If we intend to develop and use a strategy for any purpose the most important thing is to have a very clear idea about ourselves, how we relate to the purpose and whether or not our knowledge and ability are fit for the task.

This is mostly an exercise in attitude and mentality, from here we can build a strategy that will not only work but one we can be happy to deploy.

It is not only about smacking people in the head.


Work ‘ON’ your weaknesses, work ‘TO’ your strength.



“What is your go-to move to finish a fight”?


A working strategy helps us know when a fight is over, when to leave or when to go again.


Wing Chun is a concept-driven Martial Art, in many ways it could be looked at as a theoretical martial art, along the same lines as theoretical physics, the world laid bare for all to see, but only in theory.

We should remember what the celebrated theoretical physicists Albert Einstein said about theory…..

“In theory, theory and reality are the same. In reality, they are not”

There is no getting away from the unfortunate fact that when Wing Chun people test themselves against other styles, other people of similar size and ability, the result is seldom a win.

How can this be?

Here we are with a style that has brilliant biomechanics that can redirect powerful incoming force away from us and a structure that can deliver crushing power in return from a close distance.

I finished the last post with the question “What is your go-to move to finish a fight”?

I believe that this is at the heart of the atrocious record of defeats that Wing Chun holds, everyone knows the theory, but they do not know how to use it.

Where is the strategy in Wing Chun, where is the planning?

Would a sports team hit the field without a game plan?

Would an army go to war without a battle plan?

A resounding no to both.

I came to Wing Chun from Boxing and Judo, both have a very active competition aspect to them, on numerous occasions I would attempt a move or sequence that I performed flawlessly in training only to have it completely fail, often putting me in danger of losing the initiative.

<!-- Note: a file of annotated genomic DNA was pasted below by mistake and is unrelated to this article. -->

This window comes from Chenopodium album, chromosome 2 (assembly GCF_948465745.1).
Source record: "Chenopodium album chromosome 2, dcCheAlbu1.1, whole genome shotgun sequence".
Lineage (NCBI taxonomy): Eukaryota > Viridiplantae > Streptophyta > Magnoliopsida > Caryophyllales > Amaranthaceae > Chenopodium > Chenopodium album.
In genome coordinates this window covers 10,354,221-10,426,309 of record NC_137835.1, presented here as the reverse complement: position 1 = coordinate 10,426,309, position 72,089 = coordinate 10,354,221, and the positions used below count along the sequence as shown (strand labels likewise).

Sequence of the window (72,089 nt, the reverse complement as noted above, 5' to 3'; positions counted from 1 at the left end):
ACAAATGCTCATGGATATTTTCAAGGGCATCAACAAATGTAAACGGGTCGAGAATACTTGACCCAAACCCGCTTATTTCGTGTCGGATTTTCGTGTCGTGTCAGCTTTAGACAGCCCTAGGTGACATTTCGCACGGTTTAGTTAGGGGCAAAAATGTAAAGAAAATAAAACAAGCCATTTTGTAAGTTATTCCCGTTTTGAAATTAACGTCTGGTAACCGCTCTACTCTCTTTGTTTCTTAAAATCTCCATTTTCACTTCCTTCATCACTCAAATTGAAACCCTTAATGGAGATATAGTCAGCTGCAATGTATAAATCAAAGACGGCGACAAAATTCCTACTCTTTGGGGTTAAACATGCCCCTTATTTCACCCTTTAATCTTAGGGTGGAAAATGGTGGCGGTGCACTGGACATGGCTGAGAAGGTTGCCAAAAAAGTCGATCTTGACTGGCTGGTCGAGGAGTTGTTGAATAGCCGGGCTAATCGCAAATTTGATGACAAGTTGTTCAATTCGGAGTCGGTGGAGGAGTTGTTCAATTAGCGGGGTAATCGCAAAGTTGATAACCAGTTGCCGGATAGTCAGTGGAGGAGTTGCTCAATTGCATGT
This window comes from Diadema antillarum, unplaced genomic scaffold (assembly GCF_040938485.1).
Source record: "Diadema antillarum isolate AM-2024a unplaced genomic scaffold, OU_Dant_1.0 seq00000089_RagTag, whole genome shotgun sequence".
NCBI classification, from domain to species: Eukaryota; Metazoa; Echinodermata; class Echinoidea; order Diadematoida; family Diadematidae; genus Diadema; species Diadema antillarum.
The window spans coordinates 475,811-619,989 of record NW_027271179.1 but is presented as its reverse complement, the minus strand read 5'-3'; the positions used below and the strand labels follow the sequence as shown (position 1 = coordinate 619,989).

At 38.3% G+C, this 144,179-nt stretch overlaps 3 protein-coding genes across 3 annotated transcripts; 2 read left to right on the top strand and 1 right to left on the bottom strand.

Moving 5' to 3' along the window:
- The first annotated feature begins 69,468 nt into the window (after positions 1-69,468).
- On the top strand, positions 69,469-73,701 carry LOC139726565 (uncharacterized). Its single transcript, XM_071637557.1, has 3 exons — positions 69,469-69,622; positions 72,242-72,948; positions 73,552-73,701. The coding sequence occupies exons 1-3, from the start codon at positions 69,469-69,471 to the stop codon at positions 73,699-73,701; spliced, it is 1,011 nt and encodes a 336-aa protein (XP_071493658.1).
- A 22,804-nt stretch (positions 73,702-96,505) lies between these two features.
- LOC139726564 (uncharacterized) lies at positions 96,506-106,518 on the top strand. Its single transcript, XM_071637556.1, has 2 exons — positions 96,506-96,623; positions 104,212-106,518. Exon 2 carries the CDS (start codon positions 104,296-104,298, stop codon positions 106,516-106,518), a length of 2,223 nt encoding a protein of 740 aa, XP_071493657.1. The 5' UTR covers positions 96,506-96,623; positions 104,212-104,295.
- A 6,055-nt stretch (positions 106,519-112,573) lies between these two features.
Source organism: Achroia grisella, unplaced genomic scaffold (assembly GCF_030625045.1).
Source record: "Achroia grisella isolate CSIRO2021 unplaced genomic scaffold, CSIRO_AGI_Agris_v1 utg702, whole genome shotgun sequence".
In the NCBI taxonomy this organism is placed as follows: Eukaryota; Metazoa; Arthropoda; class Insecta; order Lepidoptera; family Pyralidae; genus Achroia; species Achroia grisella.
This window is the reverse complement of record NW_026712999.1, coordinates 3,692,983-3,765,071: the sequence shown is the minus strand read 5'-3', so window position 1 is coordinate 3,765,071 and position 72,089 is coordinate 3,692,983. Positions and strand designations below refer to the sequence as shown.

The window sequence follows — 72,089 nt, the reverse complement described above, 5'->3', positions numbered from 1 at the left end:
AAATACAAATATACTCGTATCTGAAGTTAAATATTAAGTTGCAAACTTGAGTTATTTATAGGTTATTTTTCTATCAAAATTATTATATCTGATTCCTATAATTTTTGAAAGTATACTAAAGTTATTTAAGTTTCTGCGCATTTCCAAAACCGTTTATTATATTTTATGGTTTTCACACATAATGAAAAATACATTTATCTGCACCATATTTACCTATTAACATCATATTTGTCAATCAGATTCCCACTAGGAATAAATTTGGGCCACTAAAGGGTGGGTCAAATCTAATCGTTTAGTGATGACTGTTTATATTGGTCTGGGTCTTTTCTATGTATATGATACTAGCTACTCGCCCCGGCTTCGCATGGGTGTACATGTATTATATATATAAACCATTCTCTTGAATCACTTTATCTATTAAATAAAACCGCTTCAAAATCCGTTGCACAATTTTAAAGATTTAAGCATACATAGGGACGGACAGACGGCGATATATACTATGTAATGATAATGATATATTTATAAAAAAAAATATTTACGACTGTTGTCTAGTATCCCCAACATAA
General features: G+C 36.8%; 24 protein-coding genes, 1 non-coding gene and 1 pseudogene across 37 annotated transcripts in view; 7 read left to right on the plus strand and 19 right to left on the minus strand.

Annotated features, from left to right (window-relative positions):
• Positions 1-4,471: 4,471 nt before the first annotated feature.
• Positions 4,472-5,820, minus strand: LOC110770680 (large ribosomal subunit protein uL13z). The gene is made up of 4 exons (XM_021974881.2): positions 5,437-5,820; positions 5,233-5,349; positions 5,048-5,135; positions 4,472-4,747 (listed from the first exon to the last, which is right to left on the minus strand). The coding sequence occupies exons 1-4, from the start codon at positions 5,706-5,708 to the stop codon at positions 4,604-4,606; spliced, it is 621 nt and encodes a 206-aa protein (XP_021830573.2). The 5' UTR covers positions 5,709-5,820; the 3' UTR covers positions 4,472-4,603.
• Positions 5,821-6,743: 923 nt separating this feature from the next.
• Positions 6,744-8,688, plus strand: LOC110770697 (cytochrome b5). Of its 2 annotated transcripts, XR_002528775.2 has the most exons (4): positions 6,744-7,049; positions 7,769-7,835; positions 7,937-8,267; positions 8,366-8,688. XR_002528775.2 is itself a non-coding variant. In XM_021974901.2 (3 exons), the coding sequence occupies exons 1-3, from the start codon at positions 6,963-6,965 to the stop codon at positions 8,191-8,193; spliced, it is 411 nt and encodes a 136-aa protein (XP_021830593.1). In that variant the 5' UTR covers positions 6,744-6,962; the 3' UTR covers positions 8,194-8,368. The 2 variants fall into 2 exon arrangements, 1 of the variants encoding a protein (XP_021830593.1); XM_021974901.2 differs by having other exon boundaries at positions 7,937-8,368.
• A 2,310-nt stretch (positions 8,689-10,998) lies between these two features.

Back on the mat after the competition everything was once again working effortlessly, in theory, the attempts were the same, but in reality, they were not.

In my early Wing Chun training when I brought up the issue of strategy with my seniors all they gave were theories and principals. without a doubt, we cannot have a strategy without theories and principals, but theories and principals are not a strategy.

Wing Chun appears to have only one idea for engaging the wide variety of potential situations that any of us could be called upon to deal with. The approach is one dimensional to the extreme, everything is face to face and hey diddle-diddle, straight down the middle.

The closest thing to a strategy that I experienced was a method known as “Facing the shadow, chasing the shadow” which just tries to force the opponent to stay face to face.

These ideas work perfectly if we can completely control what is happening, however, the chance of this is unlikely, what happens when hey diddle-diddle fails.

While the biomechanical aspects of the style are quite remarkable there is no standard dynamic way to get the most from them. We have no Kata or shadow boxing sets with which we could at least imagine transitions from one position or situation to another.

Confusingly some instructors that I trained under saw this as a good thing.

So I ask again, “What is your go-to move to finish a fight”?